The schools are facing massive budget cuts now that a one-year "bridge contract" with the teachers' union has been rejected, according to a statement from the School Committee.

Last week, the committee issued a press release saying members were "disappointed we were unable to reach agreement" with the Andover Education Association, or AEA, the union representing more than 800 teachers.

The current contract is expected to expire Aug. 31, but the School Committee and the AEA had hoped to reach a deal on salaries alone, given the looming, $6.2 million shortfall facing the town.

"A one-year bridge contract would have made salary-only modifications, and was intended to delay addressing larger issues until a more secure economic time," the committee stated late last week. "We offered multiple proposals that collectively would increase the pay of Andover teachers by more than $1 million in the 2020/21 school year. Regrettably, the AEA rejected each of these proposals."

Union President Matthew Bach challenged that version of events, saying it was the union that first approached the School Committee about a one-year deal. When union officials heard the offer from the school administration, they blanched at the proposal.

"Their offer wasn't serious," Bach said, noting it was an increase of .25%.

"That is an insult," he said, remarking that Haverhill got 2%.

Other school districts, including Methuen, have reached one-year deals with 0% increases.

Many schools that had predicted widespread layoffs have gone back to the table with unions for one-year deals. Primarily, city and state officials across the country are waiting to see if Congress and President Donald Trump can come to some kind of a deal to help fill municipal coffers emptied because of diminished tax revenues and high expenses caused by the coronavirus.

"The COVID-19 pandemic has financially impacted every industry and economy in the world," the School Committee said in its statement. "Many people across the state and within our town are unemployed. A priority of the School Committee during this pandemic, and heading into AEA negotiations, has been to maintain school staff and avoid the layoffs other Massachusetts districts have been forced to implement. We intend to uphold this commitment to our teachers."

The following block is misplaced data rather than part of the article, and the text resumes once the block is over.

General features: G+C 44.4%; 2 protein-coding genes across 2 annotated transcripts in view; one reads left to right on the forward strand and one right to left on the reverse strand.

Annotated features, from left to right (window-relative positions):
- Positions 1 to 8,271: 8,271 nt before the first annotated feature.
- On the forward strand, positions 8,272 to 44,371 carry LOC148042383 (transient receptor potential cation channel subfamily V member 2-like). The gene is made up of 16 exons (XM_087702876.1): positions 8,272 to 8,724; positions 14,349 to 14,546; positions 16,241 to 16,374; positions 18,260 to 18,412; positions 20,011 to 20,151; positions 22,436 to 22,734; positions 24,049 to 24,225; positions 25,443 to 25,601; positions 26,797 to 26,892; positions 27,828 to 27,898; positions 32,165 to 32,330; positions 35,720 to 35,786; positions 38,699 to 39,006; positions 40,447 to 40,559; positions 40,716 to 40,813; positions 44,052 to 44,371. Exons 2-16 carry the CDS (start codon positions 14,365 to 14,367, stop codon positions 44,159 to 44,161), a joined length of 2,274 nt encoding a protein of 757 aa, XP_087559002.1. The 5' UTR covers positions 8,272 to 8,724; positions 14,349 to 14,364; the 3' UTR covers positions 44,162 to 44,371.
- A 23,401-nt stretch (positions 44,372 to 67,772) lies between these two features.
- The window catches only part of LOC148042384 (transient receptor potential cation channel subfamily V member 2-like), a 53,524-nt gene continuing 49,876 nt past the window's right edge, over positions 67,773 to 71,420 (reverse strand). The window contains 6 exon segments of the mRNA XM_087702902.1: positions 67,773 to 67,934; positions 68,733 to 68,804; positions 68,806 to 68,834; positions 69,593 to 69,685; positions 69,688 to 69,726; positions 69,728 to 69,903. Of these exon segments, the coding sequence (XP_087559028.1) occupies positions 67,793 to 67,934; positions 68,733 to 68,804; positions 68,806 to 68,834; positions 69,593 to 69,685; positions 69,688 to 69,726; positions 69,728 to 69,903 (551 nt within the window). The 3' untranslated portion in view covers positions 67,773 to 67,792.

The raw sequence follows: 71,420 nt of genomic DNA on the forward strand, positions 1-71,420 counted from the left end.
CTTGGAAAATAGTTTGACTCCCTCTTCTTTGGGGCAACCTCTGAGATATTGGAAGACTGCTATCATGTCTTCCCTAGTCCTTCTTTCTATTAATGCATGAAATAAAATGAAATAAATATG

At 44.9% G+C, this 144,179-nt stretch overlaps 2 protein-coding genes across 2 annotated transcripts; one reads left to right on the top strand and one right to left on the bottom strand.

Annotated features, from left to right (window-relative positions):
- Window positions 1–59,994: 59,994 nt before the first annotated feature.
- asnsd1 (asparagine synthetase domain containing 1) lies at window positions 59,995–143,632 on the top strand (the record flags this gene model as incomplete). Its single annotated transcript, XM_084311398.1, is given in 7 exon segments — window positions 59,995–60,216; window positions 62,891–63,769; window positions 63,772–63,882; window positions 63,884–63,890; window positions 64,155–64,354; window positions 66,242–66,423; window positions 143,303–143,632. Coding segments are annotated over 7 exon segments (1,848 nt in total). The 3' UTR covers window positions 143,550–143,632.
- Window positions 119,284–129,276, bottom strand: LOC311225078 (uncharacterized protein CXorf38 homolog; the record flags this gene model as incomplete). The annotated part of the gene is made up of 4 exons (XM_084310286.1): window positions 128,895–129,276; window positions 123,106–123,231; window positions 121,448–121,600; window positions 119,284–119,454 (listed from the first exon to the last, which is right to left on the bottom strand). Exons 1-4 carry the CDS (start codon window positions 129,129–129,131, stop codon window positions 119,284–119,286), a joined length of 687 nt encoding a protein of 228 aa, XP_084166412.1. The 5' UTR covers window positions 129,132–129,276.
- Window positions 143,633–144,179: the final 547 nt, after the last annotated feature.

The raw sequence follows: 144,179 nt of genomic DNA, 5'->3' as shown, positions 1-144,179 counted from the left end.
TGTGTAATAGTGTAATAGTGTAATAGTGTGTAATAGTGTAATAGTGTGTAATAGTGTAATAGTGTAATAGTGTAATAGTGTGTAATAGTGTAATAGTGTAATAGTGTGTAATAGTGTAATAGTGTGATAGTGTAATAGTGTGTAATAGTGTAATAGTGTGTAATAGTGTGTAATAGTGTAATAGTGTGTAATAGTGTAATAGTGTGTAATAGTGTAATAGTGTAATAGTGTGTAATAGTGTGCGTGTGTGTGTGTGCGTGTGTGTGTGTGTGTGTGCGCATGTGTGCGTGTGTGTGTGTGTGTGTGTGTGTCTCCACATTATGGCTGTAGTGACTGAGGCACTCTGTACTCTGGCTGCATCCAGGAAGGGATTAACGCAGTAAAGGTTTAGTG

School Committee Chairwoman Shannon Scully said in an email Monday that the district would do what it could to avoid layoffs. However, given the fact that the budget is about 80 percent salaries and benefits, it's unclear where cuts might come from.

Town Manager Andrew Flanagan said in a text message that while he couldn't speak for the schools, he thought they could avoid layoffs by not filling vacant positions and by "reducing expenditures."

He said the schools have to reduce their spending by $800,000.

On the town side, he said, negotiations are starting soon with the patrolmen's union and dispatchers to discuss the impact of COVID-19 on future contracts.

The School Committee noted that while cuts of $800,000 are necessary, "There will (also) be significant new expenses incurred to reopen school safely in the fall including costs for personal protective equipment (PPE) for our staff and students, additional cleaning requirements, and additional technology to support students and staff."

Bach concurred with part of the statement, noting that "we went to the table realizing there was a lot of work to do to get students and staff back into schools in healthy way. ... We understand a variety of things will be asked of us and the hazardous situation we may be working in." 

He added that the $1 million salary increase mentioned by the School Committee was actually money "they were on the hook for from the previous year."

He said teachers should be rewarded for "working overtime in the last couple of months to change their jobs 180 degrees" to online learning.

"Haverhill is a gateway city and they were able to commit to a level service budget and a 2 percent COLA for their faculty, and they did it using the stabilization fund," Bach said, adding that "Andover has free cash where they could do that."

He said he "wouldn't support a freeze" like Methuen teachers did.

"Andover is very affluent, very wealthy," he said. "They can afford to make sure schools are fully funded."

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